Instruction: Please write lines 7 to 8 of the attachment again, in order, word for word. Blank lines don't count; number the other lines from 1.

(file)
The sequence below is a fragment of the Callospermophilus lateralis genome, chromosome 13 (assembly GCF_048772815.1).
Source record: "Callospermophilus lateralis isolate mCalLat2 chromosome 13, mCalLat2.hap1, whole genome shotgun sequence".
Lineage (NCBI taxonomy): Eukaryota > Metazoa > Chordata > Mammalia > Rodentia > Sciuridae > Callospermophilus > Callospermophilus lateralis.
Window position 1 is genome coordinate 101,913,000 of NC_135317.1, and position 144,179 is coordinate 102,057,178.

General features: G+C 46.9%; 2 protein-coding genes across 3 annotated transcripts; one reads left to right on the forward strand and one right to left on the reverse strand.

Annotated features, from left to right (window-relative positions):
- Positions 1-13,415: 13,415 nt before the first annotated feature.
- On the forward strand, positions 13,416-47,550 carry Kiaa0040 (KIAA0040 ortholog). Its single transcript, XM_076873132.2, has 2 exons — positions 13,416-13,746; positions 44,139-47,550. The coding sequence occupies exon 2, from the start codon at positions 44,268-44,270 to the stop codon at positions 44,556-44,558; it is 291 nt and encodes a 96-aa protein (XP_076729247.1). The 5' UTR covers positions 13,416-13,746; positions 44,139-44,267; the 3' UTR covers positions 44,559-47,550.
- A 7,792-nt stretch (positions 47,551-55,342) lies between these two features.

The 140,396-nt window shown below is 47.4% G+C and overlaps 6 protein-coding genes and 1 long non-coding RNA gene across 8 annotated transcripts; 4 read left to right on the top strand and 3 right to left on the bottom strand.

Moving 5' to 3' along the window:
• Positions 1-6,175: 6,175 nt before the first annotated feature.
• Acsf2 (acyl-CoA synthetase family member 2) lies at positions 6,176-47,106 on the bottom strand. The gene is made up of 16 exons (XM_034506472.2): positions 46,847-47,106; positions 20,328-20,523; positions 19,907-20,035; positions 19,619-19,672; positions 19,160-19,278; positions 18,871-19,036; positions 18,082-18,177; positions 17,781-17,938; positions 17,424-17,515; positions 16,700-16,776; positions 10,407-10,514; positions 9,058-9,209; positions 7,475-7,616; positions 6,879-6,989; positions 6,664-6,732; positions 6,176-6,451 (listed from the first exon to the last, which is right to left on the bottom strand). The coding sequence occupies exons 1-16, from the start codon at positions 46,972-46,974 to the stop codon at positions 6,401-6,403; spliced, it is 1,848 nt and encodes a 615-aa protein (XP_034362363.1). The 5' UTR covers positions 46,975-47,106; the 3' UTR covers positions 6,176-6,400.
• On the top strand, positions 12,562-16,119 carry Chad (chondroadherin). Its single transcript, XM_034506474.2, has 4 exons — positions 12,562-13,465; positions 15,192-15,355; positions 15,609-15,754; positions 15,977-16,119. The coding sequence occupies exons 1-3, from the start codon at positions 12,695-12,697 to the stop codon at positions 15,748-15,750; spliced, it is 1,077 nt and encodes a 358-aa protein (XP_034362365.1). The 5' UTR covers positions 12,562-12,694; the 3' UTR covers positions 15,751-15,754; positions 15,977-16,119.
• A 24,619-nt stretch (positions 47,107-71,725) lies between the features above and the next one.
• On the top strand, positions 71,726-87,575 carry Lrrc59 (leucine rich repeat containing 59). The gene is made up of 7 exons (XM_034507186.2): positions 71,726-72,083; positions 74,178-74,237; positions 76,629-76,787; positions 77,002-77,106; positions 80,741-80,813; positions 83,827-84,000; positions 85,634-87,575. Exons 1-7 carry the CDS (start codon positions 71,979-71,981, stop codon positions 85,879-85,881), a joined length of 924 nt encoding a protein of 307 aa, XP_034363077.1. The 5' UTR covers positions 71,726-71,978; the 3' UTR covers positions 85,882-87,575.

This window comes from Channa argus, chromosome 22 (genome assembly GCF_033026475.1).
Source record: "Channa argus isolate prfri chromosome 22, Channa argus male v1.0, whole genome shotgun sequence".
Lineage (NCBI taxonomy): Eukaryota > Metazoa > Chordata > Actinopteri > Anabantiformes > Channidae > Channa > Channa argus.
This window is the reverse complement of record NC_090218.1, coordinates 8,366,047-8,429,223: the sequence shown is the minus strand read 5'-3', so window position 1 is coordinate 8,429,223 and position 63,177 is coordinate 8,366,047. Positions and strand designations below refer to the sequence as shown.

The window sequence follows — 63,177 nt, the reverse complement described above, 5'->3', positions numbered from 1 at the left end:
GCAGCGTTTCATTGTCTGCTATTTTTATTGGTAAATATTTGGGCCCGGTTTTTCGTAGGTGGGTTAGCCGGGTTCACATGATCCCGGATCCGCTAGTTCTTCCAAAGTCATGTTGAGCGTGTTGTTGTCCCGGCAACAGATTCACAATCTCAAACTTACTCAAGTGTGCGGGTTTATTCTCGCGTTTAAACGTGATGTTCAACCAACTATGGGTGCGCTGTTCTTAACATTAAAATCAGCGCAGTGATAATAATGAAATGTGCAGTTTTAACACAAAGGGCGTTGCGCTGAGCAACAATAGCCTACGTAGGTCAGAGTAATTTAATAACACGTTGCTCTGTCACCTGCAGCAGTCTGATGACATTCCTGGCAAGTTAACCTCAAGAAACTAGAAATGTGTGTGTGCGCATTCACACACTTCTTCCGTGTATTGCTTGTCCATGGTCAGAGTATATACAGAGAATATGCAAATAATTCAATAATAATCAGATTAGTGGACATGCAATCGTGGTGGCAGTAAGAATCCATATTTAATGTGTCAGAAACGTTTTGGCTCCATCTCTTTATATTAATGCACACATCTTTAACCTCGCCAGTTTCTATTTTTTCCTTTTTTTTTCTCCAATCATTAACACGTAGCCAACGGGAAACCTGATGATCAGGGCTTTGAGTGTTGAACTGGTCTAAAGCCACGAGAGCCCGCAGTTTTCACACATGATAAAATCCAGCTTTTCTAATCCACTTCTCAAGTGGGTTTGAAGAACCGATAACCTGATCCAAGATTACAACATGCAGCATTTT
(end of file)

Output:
- Positions 1-13,415: 13,415 nt before the first annotated feature.
- On the forward strand, positions 13,416-47,550 carry Kiaa0040 (KIAA0040 ortholog). Its single transcript, XM_076873132.2, has 2 exons — positions 13,416-13,746; positions 44,139-47,550. The coding sequence occupies exon 2, from the start codon at positions 44,268-44,270 to the stop codon at positions 44,556-44,558; it is 291 nt and encodes a 96-aa protein (XP_076729247.1). The 5' UTR covers positions 13,416-13,746; positions 44,139-44,267; the 3' UTR covers positions 44,559-47,550.